Service of Process by Publication

January 3, 2011

What happens to a civil complaint where the opposing party cannot be served?  Such is often the case is divorces, what we call a “dissolution of marriage” action here in Florida, where the party seeking the divorce often has not had contact with the opposing party and may even be unaware of their whereabouts.  The answer is found in a form of service of process known as “constructive” service.

In order for a court to obtain jurisdiction over dissolution of marriage cases, proper service of process must be made upon the respondent.  Dissolutions of marriage are actions in rem, and thus the res of the action over which the court asserts jurisdiction is the marriage itself.  Therefore the court does not need personal jurisdiction over the respondent to dissolve a marriage; the court merely requires jurisdiction over the marriage itself, or one of the parties to the marriage (the petitioner).

Although the court needs no personal jurisdiction over the respondent, service of process upon the respondent is still required in order that the court to obtain a valid judgment over the res of the action.  In cases where the respondent cannot be found, and substituted service of process[1] cannot be made on an appropriate party, it is still possible to effect constructive service upon the respondent by means of service by publication.  Service by publication can only be had for proceedings in rem.[2]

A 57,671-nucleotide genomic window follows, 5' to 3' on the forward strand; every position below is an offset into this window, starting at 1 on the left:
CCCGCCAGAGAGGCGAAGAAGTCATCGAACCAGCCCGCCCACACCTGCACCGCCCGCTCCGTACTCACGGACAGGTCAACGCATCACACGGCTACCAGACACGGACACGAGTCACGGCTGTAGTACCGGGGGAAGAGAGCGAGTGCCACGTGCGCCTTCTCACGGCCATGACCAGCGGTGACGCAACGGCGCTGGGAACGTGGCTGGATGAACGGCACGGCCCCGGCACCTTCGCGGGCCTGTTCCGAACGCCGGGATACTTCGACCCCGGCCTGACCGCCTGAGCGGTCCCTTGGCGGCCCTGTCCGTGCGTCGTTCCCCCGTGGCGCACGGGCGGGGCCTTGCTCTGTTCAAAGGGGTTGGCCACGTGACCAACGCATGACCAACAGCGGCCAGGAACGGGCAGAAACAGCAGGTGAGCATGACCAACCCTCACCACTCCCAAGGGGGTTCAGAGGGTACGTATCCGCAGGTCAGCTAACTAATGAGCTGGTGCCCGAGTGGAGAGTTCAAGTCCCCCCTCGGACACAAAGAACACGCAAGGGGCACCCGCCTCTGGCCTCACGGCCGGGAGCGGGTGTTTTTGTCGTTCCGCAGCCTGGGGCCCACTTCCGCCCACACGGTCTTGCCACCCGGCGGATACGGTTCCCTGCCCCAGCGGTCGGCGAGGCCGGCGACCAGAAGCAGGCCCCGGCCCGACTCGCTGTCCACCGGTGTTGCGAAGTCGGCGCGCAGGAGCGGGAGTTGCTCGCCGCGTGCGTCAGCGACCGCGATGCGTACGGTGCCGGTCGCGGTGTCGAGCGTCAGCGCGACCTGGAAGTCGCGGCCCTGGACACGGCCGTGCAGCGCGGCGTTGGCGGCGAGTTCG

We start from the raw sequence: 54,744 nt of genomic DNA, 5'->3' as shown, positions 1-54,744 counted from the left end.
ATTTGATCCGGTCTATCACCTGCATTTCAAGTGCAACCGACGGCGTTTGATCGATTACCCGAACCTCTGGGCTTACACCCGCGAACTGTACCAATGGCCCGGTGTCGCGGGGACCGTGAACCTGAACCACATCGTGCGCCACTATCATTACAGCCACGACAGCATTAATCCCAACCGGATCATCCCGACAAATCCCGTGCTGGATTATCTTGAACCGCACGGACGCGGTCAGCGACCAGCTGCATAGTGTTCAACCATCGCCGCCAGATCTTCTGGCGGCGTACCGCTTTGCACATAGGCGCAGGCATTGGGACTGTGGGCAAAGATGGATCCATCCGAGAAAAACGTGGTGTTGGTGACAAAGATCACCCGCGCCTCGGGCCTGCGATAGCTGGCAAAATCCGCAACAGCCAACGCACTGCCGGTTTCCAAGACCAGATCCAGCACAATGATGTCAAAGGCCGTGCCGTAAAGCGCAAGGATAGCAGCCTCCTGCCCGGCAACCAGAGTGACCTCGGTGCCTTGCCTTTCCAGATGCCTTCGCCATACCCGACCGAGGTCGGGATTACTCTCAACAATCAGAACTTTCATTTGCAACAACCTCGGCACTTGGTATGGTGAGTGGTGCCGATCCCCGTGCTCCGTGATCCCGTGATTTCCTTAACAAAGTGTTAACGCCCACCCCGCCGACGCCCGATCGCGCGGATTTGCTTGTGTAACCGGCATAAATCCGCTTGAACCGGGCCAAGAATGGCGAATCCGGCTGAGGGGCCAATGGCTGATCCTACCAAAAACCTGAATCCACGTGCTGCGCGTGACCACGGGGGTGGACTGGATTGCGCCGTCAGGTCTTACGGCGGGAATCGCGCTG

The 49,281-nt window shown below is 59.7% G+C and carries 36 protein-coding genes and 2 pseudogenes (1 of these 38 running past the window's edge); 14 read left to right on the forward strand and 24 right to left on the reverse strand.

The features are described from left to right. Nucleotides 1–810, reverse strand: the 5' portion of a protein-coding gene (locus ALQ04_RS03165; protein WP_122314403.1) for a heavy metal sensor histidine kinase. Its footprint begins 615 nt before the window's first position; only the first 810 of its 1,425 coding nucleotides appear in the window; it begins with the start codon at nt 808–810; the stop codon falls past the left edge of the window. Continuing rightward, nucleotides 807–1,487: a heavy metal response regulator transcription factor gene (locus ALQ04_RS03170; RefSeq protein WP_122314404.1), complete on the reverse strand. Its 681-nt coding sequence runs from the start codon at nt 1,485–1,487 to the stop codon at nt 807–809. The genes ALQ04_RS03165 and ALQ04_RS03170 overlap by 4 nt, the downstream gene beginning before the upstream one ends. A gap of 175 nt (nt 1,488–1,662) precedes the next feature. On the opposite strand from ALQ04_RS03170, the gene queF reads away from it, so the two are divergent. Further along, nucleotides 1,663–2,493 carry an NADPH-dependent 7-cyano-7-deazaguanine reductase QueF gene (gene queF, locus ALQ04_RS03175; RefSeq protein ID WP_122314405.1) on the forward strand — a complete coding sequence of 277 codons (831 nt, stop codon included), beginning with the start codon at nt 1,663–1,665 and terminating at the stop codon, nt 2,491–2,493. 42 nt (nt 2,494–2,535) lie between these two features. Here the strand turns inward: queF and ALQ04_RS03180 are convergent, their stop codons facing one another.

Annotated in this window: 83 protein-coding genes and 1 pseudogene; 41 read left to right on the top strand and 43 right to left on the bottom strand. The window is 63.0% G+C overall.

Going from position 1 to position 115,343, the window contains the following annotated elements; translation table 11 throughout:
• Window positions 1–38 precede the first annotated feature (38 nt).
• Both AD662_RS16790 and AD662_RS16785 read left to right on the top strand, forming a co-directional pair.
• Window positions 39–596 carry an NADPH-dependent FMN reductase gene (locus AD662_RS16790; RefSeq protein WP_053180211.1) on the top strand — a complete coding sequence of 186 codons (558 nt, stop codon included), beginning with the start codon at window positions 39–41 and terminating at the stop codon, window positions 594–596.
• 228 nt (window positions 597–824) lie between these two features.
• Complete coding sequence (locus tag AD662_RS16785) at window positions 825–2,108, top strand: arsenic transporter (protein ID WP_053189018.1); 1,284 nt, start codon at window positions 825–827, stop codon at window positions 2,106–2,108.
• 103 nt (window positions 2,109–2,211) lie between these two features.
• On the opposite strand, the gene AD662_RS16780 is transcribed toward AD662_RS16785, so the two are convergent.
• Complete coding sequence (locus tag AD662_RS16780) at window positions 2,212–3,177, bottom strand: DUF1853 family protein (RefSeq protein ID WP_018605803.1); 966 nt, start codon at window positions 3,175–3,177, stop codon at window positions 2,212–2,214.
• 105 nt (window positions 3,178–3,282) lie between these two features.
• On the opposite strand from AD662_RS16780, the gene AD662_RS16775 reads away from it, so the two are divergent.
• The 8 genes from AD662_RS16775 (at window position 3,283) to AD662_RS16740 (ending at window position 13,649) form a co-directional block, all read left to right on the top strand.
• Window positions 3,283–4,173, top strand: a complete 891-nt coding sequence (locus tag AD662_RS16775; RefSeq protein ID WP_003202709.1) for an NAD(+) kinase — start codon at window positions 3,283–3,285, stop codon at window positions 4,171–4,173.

An affidavit of diligent search and inquiry is a “condition precedent to service by publication.”[3] Diligent search and inquiry is essential to any attempt at constructive service.[4] The last known address of the defending party must be contained within the affidavit.  But what exactly constitutes a “diligent search and inquiry” with respect to service of process?  The answer is not as clear as one might like it to be, and as I will go on to show, this lack of clarity can be quite problematic when it comes to ensuring due process for respondents.


[1] “Substituted service and constructive service have not always been distinguished by the courts.” Trawick’s Florida Rules and Practice, Section 8:19, at page 165

[2] Id.

[3] Florida’s Statute Title VI, Chapter 49.031

[4] Trawick’s, supra N1, at page 169

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